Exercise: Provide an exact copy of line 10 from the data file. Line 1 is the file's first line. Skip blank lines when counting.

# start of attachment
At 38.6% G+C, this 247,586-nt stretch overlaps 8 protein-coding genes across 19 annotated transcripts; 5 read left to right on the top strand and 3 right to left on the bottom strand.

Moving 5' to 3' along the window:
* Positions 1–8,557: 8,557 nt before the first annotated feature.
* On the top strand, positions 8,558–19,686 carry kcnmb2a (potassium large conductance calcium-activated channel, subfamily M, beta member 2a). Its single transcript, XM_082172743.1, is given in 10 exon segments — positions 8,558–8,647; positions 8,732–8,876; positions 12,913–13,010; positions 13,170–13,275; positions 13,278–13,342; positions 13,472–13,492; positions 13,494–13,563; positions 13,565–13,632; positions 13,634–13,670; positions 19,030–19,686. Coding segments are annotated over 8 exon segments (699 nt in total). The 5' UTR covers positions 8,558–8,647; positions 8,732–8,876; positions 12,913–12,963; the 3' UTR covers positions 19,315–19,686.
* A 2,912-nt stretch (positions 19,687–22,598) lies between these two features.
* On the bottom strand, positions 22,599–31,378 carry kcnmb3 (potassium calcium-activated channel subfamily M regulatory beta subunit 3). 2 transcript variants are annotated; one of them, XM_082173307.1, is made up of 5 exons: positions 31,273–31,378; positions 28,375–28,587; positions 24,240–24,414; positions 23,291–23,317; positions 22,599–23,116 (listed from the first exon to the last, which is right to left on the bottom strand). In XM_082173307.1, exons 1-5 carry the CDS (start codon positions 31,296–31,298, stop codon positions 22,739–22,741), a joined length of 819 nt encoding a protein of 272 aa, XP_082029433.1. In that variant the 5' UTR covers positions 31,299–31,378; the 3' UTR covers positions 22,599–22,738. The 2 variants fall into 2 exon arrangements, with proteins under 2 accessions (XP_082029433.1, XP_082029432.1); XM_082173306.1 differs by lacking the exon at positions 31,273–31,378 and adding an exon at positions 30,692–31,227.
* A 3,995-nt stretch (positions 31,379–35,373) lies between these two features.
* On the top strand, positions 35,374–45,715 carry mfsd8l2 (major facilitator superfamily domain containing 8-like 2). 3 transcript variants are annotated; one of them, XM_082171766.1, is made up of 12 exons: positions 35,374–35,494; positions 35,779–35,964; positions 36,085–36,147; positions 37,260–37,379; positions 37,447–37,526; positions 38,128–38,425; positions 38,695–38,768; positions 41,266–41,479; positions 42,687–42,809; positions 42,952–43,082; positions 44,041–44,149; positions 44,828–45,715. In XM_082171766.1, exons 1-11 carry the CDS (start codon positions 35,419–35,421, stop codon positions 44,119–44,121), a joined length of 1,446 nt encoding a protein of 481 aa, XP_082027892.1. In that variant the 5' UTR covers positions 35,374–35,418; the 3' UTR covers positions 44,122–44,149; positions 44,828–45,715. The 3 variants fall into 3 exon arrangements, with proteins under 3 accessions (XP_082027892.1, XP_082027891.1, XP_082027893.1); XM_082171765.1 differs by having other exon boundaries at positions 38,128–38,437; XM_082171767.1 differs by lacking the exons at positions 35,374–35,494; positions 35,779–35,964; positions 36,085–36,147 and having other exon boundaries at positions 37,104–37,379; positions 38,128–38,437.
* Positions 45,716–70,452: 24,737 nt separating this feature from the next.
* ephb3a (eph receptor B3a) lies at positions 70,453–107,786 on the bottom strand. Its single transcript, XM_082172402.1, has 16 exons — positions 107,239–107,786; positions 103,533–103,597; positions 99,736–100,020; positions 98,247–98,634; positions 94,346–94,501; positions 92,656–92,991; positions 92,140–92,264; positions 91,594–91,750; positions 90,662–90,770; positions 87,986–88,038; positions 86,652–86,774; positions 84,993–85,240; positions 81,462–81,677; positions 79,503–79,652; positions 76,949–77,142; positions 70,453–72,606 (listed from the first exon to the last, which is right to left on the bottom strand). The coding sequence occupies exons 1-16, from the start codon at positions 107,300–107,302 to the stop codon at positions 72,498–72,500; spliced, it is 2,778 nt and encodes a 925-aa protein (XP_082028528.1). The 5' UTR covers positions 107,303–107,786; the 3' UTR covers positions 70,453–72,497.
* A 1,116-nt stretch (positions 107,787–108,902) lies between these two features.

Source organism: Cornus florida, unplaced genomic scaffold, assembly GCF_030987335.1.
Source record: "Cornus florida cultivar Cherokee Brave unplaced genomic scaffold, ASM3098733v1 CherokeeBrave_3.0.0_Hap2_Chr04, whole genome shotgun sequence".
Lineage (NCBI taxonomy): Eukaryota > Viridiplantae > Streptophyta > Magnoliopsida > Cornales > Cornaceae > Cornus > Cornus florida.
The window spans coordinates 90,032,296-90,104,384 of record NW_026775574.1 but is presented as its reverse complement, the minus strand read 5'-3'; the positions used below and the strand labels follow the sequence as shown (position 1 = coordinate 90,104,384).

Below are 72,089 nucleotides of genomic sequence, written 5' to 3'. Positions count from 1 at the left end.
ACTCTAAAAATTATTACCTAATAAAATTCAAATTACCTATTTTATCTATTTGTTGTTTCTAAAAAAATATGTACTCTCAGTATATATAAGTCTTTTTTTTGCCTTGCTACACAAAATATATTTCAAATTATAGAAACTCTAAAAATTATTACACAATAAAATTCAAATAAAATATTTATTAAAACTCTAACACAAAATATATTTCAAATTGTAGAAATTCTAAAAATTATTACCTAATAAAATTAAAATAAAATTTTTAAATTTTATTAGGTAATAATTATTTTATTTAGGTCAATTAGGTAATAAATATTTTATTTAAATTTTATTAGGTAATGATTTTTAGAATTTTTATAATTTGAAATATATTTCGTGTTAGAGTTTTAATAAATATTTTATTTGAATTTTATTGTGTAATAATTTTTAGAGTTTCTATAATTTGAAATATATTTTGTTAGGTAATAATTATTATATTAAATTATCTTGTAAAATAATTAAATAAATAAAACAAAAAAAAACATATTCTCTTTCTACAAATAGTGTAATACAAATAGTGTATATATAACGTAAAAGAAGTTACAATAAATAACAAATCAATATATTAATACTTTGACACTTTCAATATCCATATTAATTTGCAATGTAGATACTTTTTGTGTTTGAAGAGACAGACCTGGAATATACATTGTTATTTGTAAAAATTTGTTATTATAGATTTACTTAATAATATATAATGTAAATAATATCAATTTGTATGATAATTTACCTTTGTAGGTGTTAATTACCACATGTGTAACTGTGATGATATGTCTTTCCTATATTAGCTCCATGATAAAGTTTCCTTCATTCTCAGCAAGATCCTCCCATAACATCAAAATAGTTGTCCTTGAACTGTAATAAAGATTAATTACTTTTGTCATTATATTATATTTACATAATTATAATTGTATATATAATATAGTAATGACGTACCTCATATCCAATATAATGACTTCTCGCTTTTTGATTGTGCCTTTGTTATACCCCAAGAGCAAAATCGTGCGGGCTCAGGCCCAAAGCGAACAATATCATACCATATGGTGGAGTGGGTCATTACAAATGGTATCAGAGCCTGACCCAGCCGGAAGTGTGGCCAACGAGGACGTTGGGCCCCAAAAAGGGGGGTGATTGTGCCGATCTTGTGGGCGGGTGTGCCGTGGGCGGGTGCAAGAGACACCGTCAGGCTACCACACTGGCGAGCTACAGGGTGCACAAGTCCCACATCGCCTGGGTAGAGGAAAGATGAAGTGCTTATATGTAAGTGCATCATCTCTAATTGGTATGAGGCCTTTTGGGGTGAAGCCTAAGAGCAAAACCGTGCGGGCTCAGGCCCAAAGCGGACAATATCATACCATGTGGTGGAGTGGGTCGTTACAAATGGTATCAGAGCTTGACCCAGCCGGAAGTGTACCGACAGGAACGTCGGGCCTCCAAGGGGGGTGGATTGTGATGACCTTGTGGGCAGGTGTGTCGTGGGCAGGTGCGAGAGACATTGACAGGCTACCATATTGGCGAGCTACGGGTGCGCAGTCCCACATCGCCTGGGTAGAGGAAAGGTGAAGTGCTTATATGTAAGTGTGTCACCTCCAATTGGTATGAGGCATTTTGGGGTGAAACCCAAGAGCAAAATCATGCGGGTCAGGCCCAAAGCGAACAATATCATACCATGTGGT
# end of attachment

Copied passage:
* ephb3a (eph receptor B3a) lies at positions 70,453–107,786 on the bottom strand. Its single transcript, XM_082172402.1, has 16 exons — positions 107,239–107,786; positions 103,533–103,597; positions 99,736–100,020; positions 98,247–98,634; positions 94,346–94,501; positions 92,656–92,991; positions 92,140–92,264; positions 91,594–91,750; positions 90,662–90,770; positions 87,986–88,038; positions 86,652–86,774; positions 84,993–85,240; positions 81,462–81,677; positions 79,503–79,652; positions 76,949–77,142; positions 70,453–72,606 (listed from the first exon to the last, which is right to left on the bottom strand). The coding sequence occupies exons 1-16, from the start codon at positions 107,300–107,302 to the stop codon at positions 72,498–72,500; spliced, it is 2,778 nt and encodes a 925-aa protein (XP_082028528.1). The 5' UTR covers positions 107,303–107,786; the 3' UTR covers positions 70,453–72,497.